The truth we are called to proclaim is not just something we can take down from the shelf and parrot to one another. It calls for an active engagement which is based on our own prayer, study and action. The way we build the world is founded on small acts done with great love.  It calls us to be people who are present to the Living Word in our daily life. Neither do we isolate ourselves from the terrors that seem to oppress but we do not seek to be overwhelmed by them. We are called to be people who seek that calmness and peace in the midst of the storm which besets us. This is not just undertaken through will power but a surrender of our lives to God which enables us to engage with the world as we are not as we think we should be. It allows us to tell our truth to the world.

Fr. John Armstrong

Fr John’s Reflection – Feast of Corpus Christi

Feast of Corpus Christi– 14th June

Eat to your heart’s content

One of the ways which we are called to trust another is to sit down and have a meal with them. This is not only sharing their company but a reassurance that we will not be ill-fed or be poisoned by what we eat. In an age of Master Chef and many adverts tempting us to not be satisfied with what is placed before us, we can be tempted to look for greener pastures or for something which will nourish and sustain us beyond our usual fare. We can become expectant that somewhere out there that a meal awaits us which satisfy us. Our palates can become bored with which what seems every day and mundane when there is evidence that more delicious meals may be served elsewhere.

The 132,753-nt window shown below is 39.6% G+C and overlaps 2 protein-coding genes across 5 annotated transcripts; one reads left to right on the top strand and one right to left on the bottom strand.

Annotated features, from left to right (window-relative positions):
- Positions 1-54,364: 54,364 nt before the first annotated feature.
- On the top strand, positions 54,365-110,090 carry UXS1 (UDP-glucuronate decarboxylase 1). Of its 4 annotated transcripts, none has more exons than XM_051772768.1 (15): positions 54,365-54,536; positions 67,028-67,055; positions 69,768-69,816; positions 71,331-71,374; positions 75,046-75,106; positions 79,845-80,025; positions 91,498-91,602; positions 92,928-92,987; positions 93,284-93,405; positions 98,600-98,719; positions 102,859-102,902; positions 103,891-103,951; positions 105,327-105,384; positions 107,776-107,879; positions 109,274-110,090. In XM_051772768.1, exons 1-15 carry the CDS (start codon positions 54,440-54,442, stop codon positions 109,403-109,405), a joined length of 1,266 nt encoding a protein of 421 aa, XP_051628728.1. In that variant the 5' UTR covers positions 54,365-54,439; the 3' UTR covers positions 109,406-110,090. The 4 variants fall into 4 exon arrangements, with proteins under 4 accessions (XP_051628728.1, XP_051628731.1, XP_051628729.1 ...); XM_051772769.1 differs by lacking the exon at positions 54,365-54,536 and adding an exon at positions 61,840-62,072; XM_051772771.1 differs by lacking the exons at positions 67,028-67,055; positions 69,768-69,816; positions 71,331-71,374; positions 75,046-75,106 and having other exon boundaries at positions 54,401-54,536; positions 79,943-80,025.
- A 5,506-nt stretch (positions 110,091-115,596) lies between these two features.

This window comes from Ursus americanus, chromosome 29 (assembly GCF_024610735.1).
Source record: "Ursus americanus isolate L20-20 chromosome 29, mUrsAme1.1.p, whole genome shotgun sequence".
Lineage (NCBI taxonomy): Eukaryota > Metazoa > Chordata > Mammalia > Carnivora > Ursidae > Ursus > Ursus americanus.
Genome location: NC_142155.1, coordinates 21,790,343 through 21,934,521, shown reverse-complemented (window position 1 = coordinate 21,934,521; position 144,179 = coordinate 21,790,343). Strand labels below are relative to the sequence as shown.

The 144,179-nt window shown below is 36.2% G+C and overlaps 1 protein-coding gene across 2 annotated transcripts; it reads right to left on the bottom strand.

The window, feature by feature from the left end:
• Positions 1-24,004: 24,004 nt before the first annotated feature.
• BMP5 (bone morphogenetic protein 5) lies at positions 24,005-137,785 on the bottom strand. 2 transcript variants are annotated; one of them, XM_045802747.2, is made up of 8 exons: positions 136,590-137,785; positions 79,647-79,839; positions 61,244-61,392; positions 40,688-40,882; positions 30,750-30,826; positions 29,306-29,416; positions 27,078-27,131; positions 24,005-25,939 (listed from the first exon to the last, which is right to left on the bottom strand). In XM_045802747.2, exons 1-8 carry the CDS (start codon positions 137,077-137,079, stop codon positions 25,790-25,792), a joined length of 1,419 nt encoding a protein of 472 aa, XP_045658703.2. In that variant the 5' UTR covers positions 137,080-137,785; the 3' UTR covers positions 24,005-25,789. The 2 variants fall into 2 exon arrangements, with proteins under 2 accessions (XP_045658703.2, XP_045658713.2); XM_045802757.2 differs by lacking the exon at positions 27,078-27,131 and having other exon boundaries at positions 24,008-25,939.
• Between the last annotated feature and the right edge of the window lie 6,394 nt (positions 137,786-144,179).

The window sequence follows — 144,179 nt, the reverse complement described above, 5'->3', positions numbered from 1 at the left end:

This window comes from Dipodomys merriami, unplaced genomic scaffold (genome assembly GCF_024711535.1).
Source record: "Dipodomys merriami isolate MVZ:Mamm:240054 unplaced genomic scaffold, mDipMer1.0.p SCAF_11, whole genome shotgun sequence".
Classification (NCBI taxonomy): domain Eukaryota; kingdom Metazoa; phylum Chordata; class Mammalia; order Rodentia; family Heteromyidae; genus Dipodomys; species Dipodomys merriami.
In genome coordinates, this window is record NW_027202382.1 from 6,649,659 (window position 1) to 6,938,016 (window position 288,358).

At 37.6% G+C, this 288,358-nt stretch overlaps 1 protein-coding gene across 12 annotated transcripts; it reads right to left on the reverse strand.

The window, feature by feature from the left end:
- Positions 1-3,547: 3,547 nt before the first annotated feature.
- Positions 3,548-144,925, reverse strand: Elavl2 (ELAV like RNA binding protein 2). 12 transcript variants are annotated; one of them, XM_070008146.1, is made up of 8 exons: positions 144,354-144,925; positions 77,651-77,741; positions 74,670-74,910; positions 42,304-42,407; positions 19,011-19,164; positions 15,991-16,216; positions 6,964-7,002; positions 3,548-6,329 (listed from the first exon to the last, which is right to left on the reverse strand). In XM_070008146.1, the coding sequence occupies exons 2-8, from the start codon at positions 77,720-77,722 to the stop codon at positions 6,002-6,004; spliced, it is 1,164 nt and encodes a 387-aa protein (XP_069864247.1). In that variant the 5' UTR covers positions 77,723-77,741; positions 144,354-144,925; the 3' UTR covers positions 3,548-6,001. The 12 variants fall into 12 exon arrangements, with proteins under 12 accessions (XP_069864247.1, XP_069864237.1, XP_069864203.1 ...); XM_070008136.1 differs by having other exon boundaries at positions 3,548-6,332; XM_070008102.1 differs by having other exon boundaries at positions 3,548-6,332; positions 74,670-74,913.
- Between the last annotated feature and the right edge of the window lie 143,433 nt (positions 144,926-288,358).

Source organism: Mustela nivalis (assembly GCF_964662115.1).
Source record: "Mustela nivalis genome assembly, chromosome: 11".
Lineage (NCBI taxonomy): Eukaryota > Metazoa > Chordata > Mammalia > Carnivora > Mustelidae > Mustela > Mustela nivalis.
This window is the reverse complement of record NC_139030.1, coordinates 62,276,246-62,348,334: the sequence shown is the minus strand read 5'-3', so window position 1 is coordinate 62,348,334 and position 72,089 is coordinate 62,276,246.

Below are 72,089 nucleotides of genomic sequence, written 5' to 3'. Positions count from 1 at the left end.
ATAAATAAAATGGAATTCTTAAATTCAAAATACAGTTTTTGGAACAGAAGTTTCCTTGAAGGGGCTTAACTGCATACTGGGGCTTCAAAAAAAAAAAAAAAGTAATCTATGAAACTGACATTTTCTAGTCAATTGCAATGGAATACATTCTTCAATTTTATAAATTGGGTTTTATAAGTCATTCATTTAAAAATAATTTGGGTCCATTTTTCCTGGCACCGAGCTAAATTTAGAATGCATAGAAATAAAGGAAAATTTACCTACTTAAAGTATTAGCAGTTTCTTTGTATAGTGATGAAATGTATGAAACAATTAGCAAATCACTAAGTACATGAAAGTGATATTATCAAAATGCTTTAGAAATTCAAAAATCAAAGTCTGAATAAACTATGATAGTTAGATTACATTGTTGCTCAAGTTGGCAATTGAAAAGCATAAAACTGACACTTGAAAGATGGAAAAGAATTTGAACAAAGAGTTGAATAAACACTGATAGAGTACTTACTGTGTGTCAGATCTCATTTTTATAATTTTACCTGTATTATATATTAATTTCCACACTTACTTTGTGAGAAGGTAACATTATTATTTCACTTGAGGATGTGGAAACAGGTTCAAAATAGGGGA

Yet in the course of everyday life, we find that our imagination and reality may differ. What we want and what we need is held in a balance of what will nurture both body and soul. There is a need to notice not only what we eat but also the person who prepares it. We are not called just to become consumers of food but people who develop relationships around a common table. Much as when we travel to and from our work, we are called to become pilgrims, not tourists. This allows us to become aware that who we meet along the way is as important as the destination that we travel to.